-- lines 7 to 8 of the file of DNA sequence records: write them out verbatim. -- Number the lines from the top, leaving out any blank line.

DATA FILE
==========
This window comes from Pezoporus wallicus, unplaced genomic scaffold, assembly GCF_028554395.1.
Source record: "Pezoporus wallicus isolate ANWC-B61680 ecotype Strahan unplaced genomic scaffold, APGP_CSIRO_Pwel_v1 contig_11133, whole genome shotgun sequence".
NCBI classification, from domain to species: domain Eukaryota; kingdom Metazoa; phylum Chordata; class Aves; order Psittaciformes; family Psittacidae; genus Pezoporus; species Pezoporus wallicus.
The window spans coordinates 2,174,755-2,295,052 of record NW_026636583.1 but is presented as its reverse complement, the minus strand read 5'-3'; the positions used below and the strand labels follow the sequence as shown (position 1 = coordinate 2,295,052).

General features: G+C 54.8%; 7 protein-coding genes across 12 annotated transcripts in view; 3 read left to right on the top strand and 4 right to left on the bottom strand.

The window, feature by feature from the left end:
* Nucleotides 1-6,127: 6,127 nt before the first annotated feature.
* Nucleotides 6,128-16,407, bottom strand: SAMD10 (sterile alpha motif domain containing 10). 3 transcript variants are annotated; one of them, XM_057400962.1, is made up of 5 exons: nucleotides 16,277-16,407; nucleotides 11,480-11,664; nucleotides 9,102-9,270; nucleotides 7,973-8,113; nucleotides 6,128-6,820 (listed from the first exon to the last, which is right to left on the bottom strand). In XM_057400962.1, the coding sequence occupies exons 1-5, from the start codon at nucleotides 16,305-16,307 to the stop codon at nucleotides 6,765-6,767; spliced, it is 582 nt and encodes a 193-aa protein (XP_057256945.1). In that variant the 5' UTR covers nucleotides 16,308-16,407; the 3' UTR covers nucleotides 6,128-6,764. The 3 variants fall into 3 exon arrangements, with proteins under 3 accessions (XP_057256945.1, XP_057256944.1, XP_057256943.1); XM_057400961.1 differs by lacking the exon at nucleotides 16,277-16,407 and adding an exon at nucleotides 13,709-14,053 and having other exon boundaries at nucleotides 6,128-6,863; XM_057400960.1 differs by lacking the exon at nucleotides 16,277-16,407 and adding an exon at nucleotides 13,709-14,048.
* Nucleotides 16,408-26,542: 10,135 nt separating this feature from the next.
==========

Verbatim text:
* Nucleotides 1-6,127: 6,127 nt before the first annotated feature.
* Nucleotides 6,128-16,407, bottom strand: SAMD10 (sterile alpha motif domain containing 10). 3 transcript variants are annotated; one of them, XM_057400962.1, is made up of 5 exons: nucleotides 16,277-16,407; nucleotides 11,480-11,664; nucleotides 9,102-9,270; nucleotides 7,973-8,113; nucleotides 6,128-6,820 (listed from the first exon to the last, which is right to left on the bottom strand). In XM_057400962.1, the coding sequence occupies exons 1-5, from the start codon at nucleotides 16,305-16,307 to the stop codon at nucleotides 6,765-6,767; spliced, it is 582 nt and encodes a 193-aa protein (XP_057256945.1). In that variant the 5' UTR covers nucleotides 16,308-16,407; the 3' UTR covers nucleotides 6,128-6,764. The 3 variants fall into 3 exon arrangements, with proteins under 3 accessions (XP_057256945.1, XP_057256944.1, XP_057256943.1); XM_057400961.1 differs by lacking the exon at nucleotides 16,277-16,407 and adding an exon at nucleotides 13,709-14,053 and having other exon boundaries at nucleotides 6,128-6,863; XM_057400960.1 differs by lacking the exon at nucleotides 16,277-16,407 and adding an exon at nucleotides 13,709-14,048.